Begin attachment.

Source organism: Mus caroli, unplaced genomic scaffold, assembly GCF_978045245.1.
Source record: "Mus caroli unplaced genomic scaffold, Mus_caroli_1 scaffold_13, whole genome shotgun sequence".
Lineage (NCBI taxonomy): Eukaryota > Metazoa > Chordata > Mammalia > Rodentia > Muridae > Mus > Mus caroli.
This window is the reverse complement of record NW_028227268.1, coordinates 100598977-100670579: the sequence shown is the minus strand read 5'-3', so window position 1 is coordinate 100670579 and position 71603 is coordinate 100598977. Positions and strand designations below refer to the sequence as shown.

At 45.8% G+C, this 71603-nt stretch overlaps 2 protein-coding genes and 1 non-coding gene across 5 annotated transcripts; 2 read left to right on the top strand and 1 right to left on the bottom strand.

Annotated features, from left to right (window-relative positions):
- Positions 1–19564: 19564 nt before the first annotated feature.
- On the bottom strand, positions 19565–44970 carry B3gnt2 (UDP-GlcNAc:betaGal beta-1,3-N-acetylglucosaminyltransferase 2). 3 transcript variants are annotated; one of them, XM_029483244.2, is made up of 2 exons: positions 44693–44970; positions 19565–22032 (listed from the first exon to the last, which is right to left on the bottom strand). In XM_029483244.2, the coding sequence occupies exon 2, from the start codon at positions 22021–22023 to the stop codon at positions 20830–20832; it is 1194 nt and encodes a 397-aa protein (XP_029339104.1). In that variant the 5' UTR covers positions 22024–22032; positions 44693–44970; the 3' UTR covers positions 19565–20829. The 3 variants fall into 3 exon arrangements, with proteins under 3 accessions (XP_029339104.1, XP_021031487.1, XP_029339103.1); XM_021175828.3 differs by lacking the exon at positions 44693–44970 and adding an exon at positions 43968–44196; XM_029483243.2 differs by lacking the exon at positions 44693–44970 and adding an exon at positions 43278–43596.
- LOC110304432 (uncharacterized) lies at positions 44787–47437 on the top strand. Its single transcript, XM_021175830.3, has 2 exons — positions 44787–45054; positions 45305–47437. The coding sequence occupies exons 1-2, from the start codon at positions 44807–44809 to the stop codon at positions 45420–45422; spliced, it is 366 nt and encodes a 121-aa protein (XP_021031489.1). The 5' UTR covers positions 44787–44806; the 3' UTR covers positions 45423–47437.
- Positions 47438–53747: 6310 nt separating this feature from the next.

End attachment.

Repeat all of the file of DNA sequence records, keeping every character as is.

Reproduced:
Source organism: Mus caroli, unplaced genomic scaffold, assembly GCF_978045245.1.
Source record: "Mus caroli unplaced genomic scaffold, Mus_caroli_1 scaffold_13, whole genome shotgun sequence".
Lineage (NCBI taxonomy): Eukaryota > Metazoa > Chordata > Mammalia > Rodentia > Muridae > Mus > Mus caroli.
This window is the reverse complement of record NW_028227268.1, coordinates 100598977-100670579: the sequence shown is the minus strand read 5'-3', so window position 1 is coordinate 100670579 and position 71603 is coordinate 100598977. Positions and strand designations below refer to the sequence as shown.

At 45.8% G+C, this 71603-nt stretch overlaps 2 protein-coding genes and 1 non-coding gene across 5 annotated transcripts; 2 read left to right on the top strand and 1 right to left on the bottom strand.

Annotated features, from left to right (window-relative positions):
- Positions 1–19564: 19564 nt before the first annotated feature.
- On the bottom strand, positions 19565–44970 carry B3gnt2 (UDP-GlcNAc:betaGal beta-1,3-N-acetylglucosaminyltransferase 2). 3 transcript variants are annotated; one of them, XM_029483244.2, is made up of 2 exons: positions 44693–44970; positions 19565–22032 (listed from the first exon to the last, which is right to left on the bottom strand). In XM_029483244.2, the coding sequence occupies exon 2, from the start codon at positions 22021–22023 to the stop codon at positions 20830–20832; it is 1194 nt and encodes a 397-aa protein (XP_029339104.1). In that variant the 5' UTR covers positions 22024–22032; positions 44693–44970; the 3' UTR covers positions 19565–20829. The 3 variants fall into 3 exon arrangements, with proteins under 3 accessions (XP_029339104.1, XP_021031487.1, XP_029339103.1); XM_021175828.3 differs by lacking the exon at positions 44693–44970 and adding an exon at positions 43968–44196; XM_029483243.2 differs by lacking the exon at positions 44693–44970 and adding an exon at positions 43278–43596.
- LOC110304432 (uncharacterized) lies at positions 44787–47437 on the top strand. Its single transcript, XM_021175830.3, has 2 exons — positions 44787–45054; positions 45305–47437. The coding sequence occupies exons 1-2, from the start codon at positions 44807–44809 to the stop codon at positions 45420–45422; spliced, it is 366 nt and encodes a 121-aa protein (XP_021031489.1). The 5' UTR covers positions 44787–44806; the 3' UTR covers positions 45423–47437.
- Positions 47438–53747: 6310 nt separating this feature from the next.